I decided to make Irish soda bread for St. Patrick's Day. I did not attempt anything else, like corned beef, to go with it. We were going to have a simple beef stew, but ended up having a fish curry instead. We had bread for an appetizer. Sam loved it! I thought the caraway seed would be a turn off, but nope. That kid loves his carbs.
The dough was sticky and shaggy, as you can see, so I wasn't sure it would come out good. You don't have to knead until smooth because you aren't activating any yeast.
This recipe is supposedly authentic. I got it from Epicurious, which gave several variations and stated that this one was The One. I've been thinking about authenticity recently. I'm wondering if it's an American preoccupation. You see it all the time in write-ups of ethnic cuisine: the most authentic Thai; the best and most authentic dim sum, etc. I thought perhaps it's like being White, which is also in the forefront of my mind right now because I just completed our census documents. White, as an ethnic identity, doesn't exist outside of the US, really. It's unique to this place because we are an immigrant and plural society. So, authentic is kind of like that, isn't it? If we're not in the old country, the recipe isn't really Real ... but it can be Authentic. Or would it be the other way around?
Authentic means: having the origin supported by unquestionable evidence. Culinarily this speaks to method and ingredients, which can be replicated in many cases. Not all, surely. But we know those people, don't we? On the quest for the Authentic this and the Real that, decrying the pretenders. And then. There's that thing that I have heard said by gourmands, foreign gourmands, perhaps Jacques Pepin even said it; I'm pretty sure I heard Eric Ripert say it too. (If they ever read this blog I will beg their forgiveness if I attributed this to them erroneously... after I die of shock and joy.) That is, that Americans are so open to New and so unbound by dogma and tradition, that the utmost food experience is found simply in the flavor. Is this the way it's supposed to be done? Is it authentic? Who cares? is what Americans say. Is it good? Is it the best you have ever tasted? THAT alone is what matters here. Where does authentic fit into that?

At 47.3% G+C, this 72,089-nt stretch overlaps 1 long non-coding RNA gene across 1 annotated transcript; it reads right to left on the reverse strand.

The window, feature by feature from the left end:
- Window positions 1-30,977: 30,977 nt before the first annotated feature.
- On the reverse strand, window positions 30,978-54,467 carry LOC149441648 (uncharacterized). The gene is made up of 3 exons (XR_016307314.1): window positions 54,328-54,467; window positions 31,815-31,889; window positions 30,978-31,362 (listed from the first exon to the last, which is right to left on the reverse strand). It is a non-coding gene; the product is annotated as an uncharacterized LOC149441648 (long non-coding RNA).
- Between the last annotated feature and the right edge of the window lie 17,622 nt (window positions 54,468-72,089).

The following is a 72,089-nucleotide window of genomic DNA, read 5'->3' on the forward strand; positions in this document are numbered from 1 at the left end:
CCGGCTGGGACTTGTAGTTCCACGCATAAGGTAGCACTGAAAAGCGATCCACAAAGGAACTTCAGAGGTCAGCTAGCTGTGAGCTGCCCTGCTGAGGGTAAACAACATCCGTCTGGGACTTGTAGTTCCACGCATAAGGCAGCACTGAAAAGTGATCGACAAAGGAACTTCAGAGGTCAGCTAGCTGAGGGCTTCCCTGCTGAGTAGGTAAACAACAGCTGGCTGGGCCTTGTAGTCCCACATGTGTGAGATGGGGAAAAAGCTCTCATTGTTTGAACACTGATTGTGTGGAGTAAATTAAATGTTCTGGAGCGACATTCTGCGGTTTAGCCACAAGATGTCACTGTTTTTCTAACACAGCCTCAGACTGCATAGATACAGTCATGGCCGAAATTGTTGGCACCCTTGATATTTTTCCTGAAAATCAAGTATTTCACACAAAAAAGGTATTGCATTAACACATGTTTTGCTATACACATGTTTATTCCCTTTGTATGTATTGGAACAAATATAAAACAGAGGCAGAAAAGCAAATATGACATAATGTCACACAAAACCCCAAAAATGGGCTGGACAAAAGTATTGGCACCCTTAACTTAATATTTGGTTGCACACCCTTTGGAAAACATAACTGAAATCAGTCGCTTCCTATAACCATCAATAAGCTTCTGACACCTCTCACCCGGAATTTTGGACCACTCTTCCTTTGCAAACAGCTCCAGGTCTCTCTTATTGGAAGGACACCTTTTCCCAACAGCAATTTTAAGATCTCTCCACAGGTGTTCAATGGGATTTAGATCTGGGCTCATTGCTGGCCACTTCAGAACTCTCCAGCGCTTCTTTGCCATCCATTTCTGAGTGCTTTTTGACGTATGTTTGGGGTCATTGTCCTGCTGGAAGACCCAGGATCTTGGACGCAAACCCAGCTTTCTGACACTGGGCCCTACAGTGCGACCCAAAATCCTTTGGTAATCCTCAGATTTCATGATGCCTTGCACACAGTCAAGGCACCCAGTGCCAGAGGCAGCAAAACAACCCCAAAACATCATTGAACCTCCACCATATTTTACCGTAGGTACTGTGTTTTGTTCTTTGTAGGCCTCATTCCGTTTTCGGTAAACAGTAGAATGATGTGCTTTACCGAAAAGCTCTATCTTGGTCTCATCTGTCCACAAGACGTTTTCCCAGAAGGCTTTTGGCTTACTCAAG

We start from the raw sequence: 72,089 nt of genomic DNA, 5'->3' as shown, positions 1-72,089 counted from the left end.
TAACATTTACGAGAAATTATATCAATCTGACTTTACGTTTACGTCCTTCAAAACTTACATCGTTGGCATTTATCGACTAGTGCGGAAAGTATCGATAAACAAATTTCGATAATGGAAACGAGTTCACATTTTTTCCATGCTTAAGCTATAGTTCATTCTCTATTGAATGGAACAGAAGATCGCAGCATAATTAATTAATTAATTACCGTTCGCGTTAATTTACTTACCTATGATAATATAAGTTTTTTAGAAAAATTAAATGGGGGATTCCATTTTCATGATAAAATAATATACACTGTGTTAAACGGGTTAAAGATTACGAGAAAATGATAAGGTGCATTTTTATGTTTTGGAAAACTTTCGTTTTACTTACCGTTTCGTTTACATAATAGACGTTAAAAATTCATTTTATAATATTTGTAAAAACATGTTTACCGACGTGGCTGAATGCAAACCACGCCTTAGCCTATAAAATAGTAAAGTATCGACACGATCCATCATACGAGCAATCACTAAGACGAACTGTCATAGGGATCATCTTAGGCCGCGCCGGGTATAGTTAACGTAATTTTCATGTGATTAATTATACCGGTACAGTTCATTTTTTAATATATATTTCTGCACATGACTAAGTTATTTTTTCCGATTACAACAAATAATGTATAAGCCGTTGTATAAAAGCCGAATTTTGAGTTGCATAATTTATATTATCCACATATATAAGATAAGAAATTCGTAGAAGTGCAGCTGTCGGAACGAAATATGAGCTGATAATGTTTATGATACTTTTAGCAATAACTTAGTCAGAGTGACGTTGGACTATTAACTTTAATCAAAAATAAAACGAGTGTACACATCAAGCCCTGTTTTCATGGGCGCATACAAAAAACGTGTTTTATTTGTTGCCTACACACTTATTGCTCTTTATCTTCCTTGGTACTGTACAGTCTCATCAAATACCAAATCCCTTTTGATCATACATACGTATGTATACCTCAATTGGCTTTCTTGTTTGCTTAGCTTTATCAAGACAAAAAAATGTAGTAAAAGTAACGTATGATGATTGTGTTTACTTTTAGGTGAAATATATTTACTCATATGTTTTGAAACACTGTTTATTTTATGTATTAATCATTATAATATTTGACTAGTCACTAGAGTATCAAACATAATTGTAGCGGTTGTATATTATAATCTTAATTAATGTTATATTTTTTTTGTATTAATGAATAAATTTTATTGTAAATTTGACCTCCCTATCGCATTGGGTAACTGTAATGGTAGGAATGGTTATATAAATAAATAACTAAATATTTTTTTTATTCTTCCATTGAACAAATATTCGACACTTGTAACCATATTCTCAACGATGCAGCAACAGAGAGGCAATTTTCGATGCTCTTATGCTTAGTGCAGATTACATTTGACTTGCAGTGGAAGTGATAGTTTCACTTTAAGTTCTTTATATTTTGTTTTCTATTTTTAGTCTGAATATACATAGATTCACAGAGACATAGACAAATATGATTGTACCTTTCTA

I recall in Julia Child's biography she spoke of one of her partners in the creation of the tome that was her first cookbook. This partner would always complain of Juila's recipes as inauthentic - But that's not French! That's not how we do it! She was adamant and Julia was adamant that in her testing this and that way would work for and was accessible to American cooks, and that's what it was about, wasn't it? Realistic and available methodology and ingredients. Does that negate authenticity?
So, this bread recipe is good. Simple and good.
Recipe: 3.5 cups AP flour (you can use wheat, white, or a combination), 3/4 tsp. salt, 2 T caraway seeds (optional), 1 tsp. baking soda, 1.5 cups buttermilk. Mix all dry ingredients. Pour in just enough buttermilk for the dough to stir together into a shaggy, lumpy mass - this was just shy of the 1.5 cup mark for me. Turn it onto a floured surface and knead it until it comes together, 1-2 minutes. Shape it into a 6x2in. round and place on a floured baking sheet. Cut a 1-in. deep X in the top and bake at 425 for 30-35 minutes, until golden and sounds hollow when tapped.
Caraway was not easy to find. I had to go to the dreaded Whole Foods. God, I detest them. What is up with the attitude? I will except the butchers and the cheesemongers from my blanket statement that everyone who works at WF is a supercilious ass. I expect some friendly service with those astronomical prices, thanks.
This is not the Irish soda bread, obviously. I thought I would include a photo of the spiced banana loaf that I made with my black bananas. Sam likes it very much. Again, I thought the spice combo of allspice, nutmeg, and cloves would throw him off. Nope. He had an enormous slice and wanted more.
So delicious with afternoon tea.